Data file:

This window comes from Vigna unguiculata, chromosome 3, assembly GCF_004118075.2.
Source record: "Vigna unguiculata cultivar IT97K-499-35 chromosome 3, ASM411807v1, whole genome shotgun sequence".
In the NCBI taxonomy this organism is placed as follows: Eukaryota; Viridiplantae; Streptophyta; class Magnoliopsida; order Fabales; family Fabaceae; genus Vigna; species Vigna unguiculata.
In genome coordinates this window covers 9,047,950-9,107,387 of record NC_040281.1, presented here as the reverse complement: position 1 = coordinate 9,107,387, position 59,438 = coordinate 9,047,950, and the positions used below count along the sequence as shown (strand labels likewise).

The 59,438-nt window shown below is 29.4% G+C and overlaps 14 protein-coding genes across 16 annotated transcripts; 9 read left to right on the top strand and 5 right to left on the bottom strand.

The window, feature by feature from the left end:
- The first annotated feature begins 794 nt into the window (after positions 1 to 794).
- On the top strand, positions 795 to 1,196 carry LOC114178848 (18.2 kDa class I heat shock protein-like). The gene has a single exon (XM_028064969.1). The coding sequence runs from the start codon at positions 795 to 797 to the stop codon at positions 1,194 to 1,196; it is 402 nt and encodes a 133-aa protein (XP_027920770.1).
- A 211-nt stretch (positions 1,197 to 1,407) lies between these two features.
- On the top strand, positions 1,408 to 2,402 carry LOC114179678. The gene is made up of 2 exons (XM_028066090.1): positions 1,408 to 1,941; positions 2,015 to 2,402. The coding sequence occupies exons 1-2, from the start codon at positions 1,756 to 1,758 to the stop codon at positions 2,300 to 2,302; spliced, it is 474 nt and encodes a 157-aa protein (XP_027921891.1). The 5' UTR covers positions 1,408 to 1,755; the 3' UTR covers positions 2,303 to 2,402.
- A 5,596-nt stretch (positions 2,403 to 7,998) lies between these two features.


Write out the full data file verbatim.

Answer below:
This window comes from Vigna unguiculata, chromosome 3, assembly GCF_004118075.2.
Source record: "Vigna unguiculata cultivar IT97K-499-35 chromosome 3, ASM411807v1, whole genome shotgun sequence".
In the NCBI taxonomy this organism is placed as follows: Eukaryota; Viridiplantae; Streptophyta; class Magnoliopsida; order Fabales; family Fabaceae; genus Vigna; species Vigna unguiculata.
In genome coordinates this window covers 9,047,950-9,107,387 of record NC_040281.1, presented here as the reverse complement: position 1 = coordinate 9,107,387, position 59,438 = coordinate 9,047,950, and the positions used below count along the sequence as shown (strand labels likewise).

The 59,438-nt window shown below is 29.4% G+C and overlaps 14 protein-coding genes across 16 annotated transcripts; 9 read left to right on the top strand and 5 right to left on the bottom strand.

The window, feature by feature from the left end:
- The first annotated feature begins 794 nt into the window (after positions 1 to 794).
- On the top strand, positions 795 to 1,196 carry LOC114178848 (18.2 kDa class I heat shock protein-like). The gene has a single exon (XM_028064969.1). The coding sequence runs from the start codon at positions 795 to 797 to the stop codon at positions 1,194 to 1,196; it is 402 nt and encodes a 133-aa protein (XP_027920770.1).
- A 211-nt stretch (positions 1,197 to 1,407) lies between these two features.
- On the top strand, positions 1,408 to 2,402 carry LOC114179678. The gene is made up of 2 exons (XM_028066090.1): positions 1,408 to 1,941; positions 2,015 to 2,402. The coding sequence occupies exons 1-2, from the start codon at positions 1,756 to 1,758 to the stop codon at positions 2,300 to 2,302; spliced, it is 474 nt and encodes a 157-aa protein (XP_027921891.1). The 5' UTR covers positions 1,408 to 1,755; the 3' UTR covers positions 2,303 to 2,402.
- A 5,596-nt stretch (positions 2,403 to 7,998) lies between these two features.